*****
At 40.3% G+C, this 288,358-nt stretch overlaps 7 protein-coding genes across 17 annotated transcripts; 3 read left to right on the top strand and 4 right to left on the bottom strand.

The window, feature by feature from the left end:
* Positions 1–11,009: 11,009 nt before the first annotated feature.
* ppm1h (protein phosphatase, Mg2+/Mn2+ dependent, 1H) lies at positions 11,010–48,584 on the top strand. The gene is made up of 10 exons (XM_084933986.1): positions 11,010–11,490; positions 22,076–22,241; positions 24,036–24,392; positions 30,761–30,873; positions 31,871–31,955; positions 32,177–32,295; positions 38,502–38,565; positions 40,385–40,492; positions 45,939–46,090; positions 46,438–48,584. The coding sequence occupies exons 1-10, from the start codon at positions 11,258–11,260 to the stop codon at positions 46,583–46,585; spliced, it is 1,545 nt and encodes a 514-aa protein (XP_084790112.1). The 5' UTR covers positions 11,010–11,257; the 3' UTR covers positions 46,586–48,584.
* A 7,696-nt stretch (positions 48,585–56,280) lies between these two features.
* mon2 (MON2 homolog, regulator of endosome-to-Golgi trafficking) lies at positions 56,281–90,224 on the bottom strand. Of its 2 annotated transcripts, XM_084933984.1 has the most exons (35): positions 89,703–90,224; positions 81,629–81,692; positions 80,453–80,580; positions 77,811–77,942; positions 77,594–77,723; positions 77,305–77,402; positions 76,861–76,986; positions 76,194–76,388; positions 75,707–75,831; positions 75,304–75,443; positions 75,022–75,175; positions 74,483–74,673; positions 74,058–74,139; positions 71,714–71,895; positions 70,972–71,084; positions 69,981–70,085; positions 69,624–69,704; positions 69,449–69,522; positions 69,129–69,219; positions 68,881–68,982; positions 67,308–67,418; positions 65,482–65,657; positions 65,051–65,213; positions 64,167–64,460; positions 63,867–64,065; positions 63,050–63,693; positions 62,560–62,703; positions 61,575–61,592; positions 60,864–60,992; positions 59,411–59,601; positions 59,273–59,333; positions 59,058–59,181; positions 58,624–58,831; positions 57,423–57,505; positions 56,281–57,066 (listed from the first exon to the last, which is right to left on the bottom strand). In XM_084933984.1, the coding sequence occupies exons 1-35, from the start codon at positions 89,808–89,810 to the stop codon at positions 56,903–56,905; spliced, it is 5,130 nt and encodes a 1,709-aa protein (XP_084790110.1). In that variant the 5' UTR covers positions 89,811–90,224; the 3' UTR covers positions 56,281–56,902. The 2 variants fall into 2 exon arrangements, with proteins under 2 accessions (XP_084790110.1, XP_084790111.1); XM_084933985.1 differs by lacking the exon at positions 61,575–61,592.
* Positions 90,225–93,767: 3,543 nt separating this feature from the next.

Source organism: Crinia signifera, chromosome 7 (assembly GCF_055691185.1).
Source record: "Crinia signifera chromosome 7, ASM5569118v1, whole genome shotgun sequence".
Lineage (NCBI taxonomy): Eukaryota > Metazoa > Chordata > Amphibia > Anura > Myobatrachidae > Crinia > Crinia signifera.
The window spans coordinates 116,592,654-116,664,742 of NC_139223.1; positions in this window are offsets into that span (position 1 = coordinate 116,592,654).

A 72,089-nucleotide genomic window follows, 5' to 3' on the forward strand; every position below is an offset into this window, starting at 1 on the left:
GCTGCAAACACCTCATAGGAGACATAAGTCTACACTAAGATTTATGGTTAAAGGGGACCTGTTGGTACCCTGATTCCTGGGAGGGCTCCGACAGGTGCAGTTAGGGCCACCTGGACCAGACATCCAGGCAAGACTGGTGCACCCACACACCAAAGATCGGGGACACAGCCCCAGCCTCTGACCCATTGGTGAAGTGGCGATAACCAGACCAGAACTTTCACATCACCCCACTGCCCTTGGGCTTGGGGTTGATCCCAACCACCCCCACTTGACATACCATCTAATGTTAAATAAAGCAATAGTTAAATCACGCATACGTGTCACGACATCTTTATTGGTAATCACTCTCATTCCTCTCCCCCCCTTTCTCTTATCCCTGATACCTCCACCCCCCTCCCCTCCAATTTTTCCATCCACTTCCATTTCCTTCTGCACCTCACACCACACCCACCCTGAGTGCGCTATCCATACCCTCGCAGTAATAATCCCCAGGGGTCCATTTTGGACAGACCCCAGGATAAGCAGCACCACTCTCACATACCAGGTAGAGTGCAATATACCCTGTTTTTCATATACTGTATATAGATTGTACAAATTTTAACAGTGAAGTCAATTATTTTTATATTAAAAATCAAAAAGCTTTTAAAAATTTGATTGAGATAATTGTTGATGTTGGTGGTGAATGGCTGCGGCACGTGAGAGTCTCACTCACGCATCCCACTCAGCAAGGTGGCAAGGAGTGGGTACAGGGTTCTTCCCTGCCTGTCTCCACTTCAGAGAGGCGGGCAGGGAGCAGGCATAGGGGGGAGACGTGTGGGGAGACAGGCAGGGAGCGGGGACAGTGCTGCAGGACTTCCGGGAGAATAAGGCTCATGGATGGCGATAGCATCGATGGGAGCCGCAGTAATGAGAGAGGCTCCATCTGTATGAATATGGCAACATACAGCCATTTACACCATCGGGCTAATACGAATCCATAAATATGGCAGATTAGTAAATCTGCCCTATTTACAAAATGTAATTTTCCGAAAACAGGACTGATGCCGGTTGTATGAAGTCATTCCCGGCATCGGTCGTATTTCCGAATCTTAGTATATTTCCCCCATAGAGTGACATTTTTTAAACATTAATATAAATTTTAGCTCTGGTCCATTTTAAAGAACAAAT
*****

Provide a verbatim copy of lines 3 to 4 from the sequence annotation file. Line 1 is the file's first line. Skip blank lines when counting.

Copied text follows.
* Positions 1–11,009: 11,009 nt before the first annotated feature.
* ppm1h (protein phosphatase, Mg2+/Mn2+ dependent, 1H) lies at positions 11,010–48,584 on the top strand. The gene is made up of 10 exons (XM_084933986.1): positions 11,010–11,490; positions 22,076–22,241; positions 24,036–24,392; positions 30,761–30,873; positions 31,871–31,955; positions 32,177–32,295; positions 38,502–38,565; positions 40,385–40,492; positions 45,939–46,090; positions 46,438–48,584. The coding sequence occupies exons 1-10, from the start codon at positions 11,258–11,260 to the stop codon at positions 46,583–46,585; spliced, it is 1,545 nt and encodes a 514-aa protein (XP_084790112.1). The 5' UTR covers positions 11,010–11,257; the 3' UTR covers positions 46,586–48,584.